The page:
What underscored the shock and horror of the disaster, was not only the unprecedented peacetime loss of life, 1,514 souls, but also the perceived impossibility of the tragedy.
Before she departed on her maiden voyage, the press popularized the boast of Titanic’s operators, White Star Line, that the ship’s watertight compartments meant she could not sink.
Ok, to be fair, they only ever said Titanic was “practically unsinkable,” an oxymoronic litotes of the “slightly pregnant” variety.
But evidence bears witness that the opinion of the masses was one of resolute confidence in the ships unsinkability.
Allegedly, there was the quip of a deckhand who assured a nervous lady passenger as she was boarding, “Not even God could sink this ship.”
The Irish News had reported with some gleeful incredulity of the human ingenuity of the ship: “The Captain may, by simply moving an electric switch, instantly close the doors throughout, and make the vessel practically unsinkable.”
The Titanic’s pilot, Captain Edward J. Smith, was outspoken about his unshakeable faith in modern ship building. He famously said of a contemporary vessel, “I cannot imagine any condition which would cause a ship to founder. I cannot conceive of any vital disaster happening to this vessel. Modern shipbuilding has gone beyond that.”
Even the lifeboats were considered superfluous, so 44 of the original 64 were removed to reduce the unsightly cluttered look on deck, which may have offended the aesthetic sensibilities of the First Class passengers.
The belief in the Titanic’s invincibility was so entrenched that even on the morning of April 15th, as rumors of the event were beginning to arrive in America like flotsam of macabre gossip, the Vice-President of the White Star Line in New York declared categorically, “We place absolute confidence in the Titanic. We believe that the boat is unsinkable.”
This is the danger we find ourselves I when our confidence and assurance is placed squarely on the self-constructed edifice of human ingenuity. And we omit an all-powerful, all-knowing God from the equation. April 15th, 1912 was by no means the first time humans had made this mistake. It reminds me of a time in the mid 600’s BC.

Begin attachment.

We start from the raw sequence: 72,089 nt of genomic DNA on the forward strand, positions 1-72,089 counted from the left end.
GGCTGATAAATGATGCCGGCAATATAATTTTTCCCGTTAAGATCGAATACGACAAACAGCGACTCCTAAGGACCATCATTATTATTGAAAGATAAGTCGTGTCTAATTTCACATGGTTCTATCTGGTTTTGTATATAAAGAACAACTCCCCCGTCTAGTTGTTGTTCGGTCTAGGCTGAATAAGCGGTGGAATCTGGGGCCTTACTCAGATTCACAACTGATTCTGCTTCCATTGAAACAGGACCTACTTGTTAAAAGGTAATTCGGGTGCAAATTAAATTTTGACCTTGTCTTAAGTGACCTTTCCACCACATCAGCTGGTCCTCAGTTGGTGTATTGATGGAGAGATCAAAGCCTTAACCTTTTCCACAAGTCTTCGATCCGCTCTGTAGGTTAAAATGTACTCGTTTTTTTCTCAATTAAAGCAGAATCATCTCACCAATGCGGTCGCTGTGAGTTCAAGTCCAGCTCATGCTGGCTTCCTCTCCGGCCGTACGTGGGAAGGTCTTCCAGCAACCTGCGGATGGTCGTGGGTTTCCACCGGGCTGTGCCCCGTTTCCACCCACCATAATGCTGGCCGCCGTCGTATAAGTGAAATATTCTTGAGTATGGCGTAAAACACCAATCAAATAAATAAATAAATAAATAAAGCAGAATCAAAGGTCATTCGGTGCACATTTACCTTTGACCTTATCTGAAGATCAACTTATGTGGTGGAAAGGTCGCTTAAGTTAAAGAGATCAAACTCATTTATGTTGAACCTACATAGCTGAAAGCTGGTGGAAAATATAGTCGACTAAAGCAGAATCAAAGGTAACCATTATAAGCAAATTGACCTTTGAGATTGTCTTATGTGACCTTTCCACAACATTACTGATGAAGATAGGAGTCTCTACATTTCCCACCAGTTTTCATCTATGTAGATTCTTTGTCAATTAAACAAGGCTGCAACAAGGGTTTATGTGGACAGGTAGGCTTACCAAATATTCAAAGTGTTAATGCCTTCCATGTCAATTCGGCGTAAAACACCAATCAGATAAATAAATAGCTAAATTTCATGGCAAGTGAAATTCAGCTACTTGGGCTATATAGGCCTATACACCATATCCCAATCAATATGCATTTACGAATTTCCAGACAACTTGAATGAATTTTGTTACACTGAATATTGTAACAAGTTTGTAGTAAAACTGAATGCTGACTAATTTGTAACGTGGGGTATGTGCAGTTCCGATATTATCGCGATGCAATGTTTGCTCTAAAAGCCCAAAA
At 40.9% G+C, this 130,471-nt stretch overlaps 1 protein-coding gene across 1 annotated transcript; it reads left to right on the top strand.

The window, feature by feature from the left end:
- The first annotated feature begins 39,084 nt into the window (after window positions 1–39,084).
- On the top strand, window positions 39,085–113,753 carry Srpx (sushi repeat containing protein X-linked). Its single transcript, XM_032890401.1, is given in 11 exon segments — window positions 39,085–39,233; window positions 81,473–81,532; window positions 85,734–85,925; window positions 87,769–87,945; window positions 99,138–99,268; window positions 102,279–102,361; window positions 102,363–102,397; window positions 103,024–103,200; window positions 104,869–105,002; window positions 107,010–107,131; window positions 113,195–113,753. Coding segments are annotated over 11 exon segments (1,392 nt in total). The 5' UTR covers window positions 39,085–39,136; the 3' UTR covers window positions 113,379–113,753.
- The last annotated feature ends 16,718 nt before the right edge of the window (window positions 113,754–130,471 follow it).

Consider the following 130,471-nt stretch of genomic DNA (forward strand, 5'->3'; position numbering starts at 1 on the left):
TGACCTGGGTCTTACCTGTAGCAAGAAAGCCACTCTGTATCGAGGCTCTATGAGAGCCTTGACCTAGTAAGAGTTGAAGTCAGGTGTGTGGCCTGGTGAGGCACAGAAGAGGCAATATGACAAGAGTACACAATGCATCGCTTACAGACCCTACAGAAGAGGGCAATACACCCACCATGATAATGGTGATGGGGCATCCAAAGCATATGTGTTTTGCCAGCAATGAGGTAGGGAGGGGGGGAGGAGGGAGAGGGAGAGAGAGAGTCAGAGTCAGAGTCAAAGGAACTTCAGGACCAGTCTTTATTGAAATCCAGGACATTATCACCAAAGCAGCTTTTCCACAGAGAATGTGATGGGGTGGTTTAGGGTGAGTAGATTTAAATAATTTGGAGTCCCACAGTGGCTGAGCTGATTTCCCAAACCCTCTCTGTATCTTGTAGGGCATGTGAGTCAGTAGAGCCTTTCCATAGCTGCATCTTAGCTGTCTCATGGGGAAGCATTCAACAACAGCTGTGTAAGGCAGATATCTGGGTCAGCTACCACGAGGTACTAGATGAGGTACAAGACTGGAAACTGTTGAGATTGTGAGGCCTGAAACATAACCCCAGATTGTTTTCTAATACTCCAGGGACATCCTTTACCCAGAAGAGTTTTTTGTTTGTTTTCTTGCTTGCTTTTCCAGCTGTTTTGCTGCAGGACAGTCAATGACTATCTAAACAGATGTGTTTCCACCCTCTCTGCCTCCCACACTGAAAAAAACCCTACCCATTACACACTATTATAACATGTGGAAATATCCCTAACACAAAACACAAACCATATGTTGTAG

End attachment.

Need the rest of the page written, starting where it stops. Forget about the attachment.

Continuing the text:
The impenetrable city of Nineveh captivated the psyche of the Assyrian masses as an emblem of human invincibility. As a super-power the nation had basked in its unmitigated conquests for centuries. Their kings passed the time with their death-defying lion hunts.
And as a fortified city, it was matchless. Serendipitously situated in a kink of the formidable River Tigris, Nineveh lay bordered on three sides by this natural moat. One could imagine a civil servant quipping that not even Yahweh could conquer this city.
When the Babylonians were commissioned by God’s providence to destroy the city, it seemed a fool’s errand. Until an unpredictable flood deftly discarded the very fortification that made the city unassailable. The very river they trusted in proved to be their undoing.
And lest anyone think it was mere coincidence that the flood’s timing intersected with God’s command, Nahum predicted the flood in Nahum 1:8 and Nahum 2:8. In numeric-mnemonic symmetry, it is Nahum 3:8 that reminds Nineveh that drowning in their own confidence was also the fate of another arrogant and “invincible” moated city, namely Thebes on the Nile.
Some blame God for disasters, using the insurance company’s convenient “Act of God” moniker.
But the truth is that pride comes before a fall. There is something inherent in pride that makes the fall more painful. But we live in a cursed world where bad things happen to…everybody. Rather than blame God, we should thank Him for reminders that this life is fragile but our souls can be safe from heights or depths, life or death (Rom 8:39).
Tsunamis, Titanic, Thebes, Nineveh, New Orleans, and countless other watery wastelands serve to remind us that our safety is soluble, but our Savior is a waterproof stronghold (Nahum 1:7).
Ps 93:4 Mightier than the thunders of many waters, mightier than the waves of the sea, the Lord on high is mighty!